Mutual respect between man and animal is the key to a community's economic base.
JAYA RADHE, a young cow with her first calf, Nandini, walks proudly. It seems she knows she's a descendant of Kamadhenu, the wish-fulfilling cow said in the Puranas to be the original cow. At first Jaya Radhe wouldn't allow us to milk her, but we gained her trust with much petting and coaxing and rubbing under her neck. We didn't like to tie her legs, the common practice; that would have been a battle, and we didn't want to force her. She gives milk now, but when she feels she has reached her limit, she'll kick hard, and further persuasion is useless.
Nandini has become fat and beautiful with plentiful milk from her mother. We don't treat our cows as milk machines, as is done in commercial dairies. There, calves are separated from their mothers and made to suffer the indignity of drinking milk from a bucket or a bottle, or worse starved to death or sent to the slaughterhouse so that the master can have all the milk.
It's the time of the first monsoon rain, and three young oxen Bhima, Nakula, and Sahadeva gallop across the field. Their heads are smeared with soft red earth they've dug up with their horns. They've seen an intruder, a strange bull on their land, so they chase him out, tails and heads held high, snorting, eyes shining brightly, hooves thudding, followed by little black Nandini, who is ready for anything.
Soon they'll be working hard under the yoke of the plow, in the water and deep, soft mud of the rice fields, and they will become quiet and sober. But when all the plowing is over, the farmer will bow down to their feet in respect to thank them and tell them they are free to go. Such reciprocation between man and animal, and the idea of go-seva, or service to the cow, is new to us in the West who have been brought up to believe we are the lords of all we survey and nature is ours to exploit.
My urbanite stepson, a doctor, came to visit and saw the few milking cows in their barn, and then the bull, oxen, and older calves in another cow shed. He was surprised.
"These don't give any milk? What's wrong with them?"
"Oh. Why do you keep them then?"
"Are your sons not just as good as your daughters?" I asked.
And I told him that all our cows, bulls, and calves have lifetime protection. I told him that to give milk, a cow must have a calf, who must be engaged and cared for his or her whole life; that bulls are even more important than milking cows because they plow the field, carry loads on the bullock cart, and turn the oil press to extract oil from seeds; and that both cows and bulls produce dung, which is more valuable than gold or even the famous Kohinoor diamond, according to eminent Indian economist Venishakar M. Vasu, because it fertilizes the soil.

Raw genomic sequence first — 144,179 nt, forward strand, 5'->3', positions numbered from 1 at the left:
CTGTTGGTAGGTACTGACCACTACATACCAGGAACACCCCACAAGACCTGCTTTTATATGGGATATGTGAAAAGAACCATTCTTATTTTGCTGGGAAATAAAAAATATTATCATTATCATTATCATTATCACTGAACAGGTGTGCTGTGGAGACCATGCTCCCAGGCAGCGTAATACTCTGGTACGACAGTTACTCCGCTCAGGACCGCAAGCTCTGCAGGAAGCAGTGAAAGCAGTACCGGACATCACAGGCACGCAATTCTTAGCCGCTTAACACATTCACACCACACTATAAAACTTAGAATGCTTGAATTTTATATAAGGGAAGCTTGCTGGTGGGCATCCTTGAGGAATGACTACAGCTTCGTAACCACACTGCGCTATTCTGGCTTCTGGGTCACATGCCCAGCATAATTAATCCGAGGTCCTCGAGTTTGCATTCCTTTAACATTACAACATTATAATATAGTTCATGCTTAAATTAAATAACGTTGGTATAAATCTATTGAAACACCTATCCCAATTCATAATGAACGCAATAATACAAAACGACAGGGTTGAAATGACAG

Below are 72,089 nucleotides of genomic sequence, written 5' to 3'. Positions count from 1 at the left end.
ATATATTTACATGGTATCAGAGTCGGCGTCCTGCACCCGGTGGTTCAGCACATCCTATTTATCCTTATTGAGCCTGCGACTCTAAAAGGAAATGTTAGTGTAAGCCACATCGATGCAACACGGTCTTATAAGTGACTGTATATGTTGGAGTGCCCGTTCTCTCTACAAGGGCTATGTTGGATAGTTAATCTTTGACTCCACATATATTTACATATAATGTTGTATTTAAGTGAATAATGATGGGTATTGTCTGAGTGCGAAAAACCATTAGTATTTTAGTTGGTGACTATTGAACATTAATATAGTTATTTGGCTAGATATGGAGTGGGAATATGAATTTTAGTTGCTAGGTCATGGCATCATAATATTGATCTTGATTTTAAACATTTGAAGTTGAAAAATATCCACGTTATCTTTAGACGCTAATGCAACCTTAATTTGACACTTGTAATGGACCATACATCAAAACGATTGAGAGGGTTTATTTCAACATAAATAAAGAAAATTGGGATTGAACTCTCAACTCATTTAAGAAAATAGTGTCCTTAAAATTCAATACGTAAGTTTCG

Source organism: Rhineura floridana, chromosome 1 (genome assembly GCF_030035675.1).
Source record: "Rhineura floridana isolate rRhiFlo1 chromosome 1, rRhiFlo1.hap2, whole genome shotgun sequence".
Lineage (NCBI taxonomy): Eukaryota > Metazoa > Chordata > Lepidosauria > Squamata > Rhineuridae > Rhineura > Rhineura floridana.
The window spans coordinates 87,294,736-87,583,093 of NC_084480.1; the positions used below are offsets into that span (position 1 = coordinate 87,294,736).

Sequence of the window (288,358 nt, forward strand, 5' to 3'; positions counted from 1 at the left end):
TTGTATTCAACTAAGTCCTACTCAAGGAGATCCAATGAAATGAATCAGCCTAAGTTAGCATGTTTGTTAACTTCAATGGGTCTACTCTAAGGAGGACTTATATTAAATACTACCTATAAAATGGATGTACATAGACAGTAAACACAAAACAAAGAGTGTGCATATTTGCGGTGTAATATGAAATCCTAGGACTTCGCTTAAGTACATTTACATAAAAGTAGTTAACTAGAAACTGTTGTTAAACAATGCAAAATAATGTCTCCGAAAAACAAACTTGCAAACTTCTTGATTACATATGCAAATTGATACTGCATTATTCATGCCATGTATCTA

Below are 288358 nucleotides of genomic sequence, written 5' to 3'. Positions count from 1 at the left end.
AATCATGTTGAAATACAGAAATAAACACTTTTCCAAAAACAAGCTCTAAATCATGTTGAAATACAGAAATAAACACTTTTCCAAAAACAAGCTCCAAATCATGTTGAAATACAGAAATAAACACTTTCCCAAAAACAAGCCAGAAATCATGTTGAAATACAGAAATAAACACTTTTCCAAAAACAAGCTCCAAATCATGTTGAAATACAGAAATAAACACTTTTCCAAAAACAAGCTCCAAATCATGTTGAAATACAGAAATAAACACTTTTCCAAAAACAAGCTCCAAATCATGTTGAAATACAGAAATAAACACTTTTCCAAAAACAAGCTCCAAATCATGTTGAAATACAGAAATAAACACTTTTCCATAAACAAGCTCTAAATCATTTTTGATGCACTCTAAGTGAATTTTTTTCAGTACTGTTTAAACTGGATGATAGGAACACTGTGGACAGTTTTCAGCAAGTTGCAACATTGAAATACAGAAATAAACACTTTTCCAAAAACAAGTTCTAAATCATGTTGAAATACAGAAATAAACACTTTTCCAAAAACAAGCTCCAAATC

The farmland of India had remained fertile for hundreds of thousands of years by the application of cow dung. But now, because of cow slaughter, India has a shortage of cow dung for fertilizer, and chemical fertilizer has ruined the land, killing the soil.
Venishakar M. Vasu says, "If we destroy our cattle wealth, not even God can save this country."
Srila Prabhupada writes in a purport to Srimad-Bhagavatam (3.2.29):
As he [Lord Krsna] grew to be six or seven years old, the Lord was given charge of looking after the cows and bulls in the grazing grounds. He was the son of a well-to-do landholder who owned hundreds of thousands of cows, and according to Vedic economics, one is considered to be a rich man by the strength of his store of grains and cows. Human society needs only sufficient grain and sufficient cows to solve its economic problems. With these two things humanity can solve its eating problem. All other things but these two are artificial necessities created by man to kill his valuable life at the human level and waste his time in things which are not needed.
Lord Krsna, as the teacher of human society, personally showed by His acts that the mercantile community, or the vaisyas, should herd cows and bulls and give protection to the valuable animals. According to smrti regulations, the cow is the mother and the bull is the father of the human being. The cow is the mother because just as one sucks the breast of the mother, human society takes cow's milk. Similarly the bull is the father of human society because the father earns for the children just as the bull tills the ground to produce food grains. Human society will kill its spirit of life by killing the father and the mother.
It is mentioned herein that the beautiful cows and bulls were of various checkered colors red, black, blue, green, yellow, ash, etc. And because of their colors and healthy smiling features, the atmosphere was enlivening.
We can fix our minds on the Lord as He is described in the verse on which Srila Prabhupada is commenting: "While herding the very beautiful bulls, the Lord, who was the reservoir of all opulence and fortune, used to blow His flute, and thus He enlivened His faithful followers, the cowherd boys." And we can do as Srila Prabhupada has instructed us: protect the beautiful cows and bulls and benefit human society.
Lavangalatika Devi Dasi is an American disciple of Srila Prabhupada. She and her Indian husband care for cows on their land in Maharashtra, India.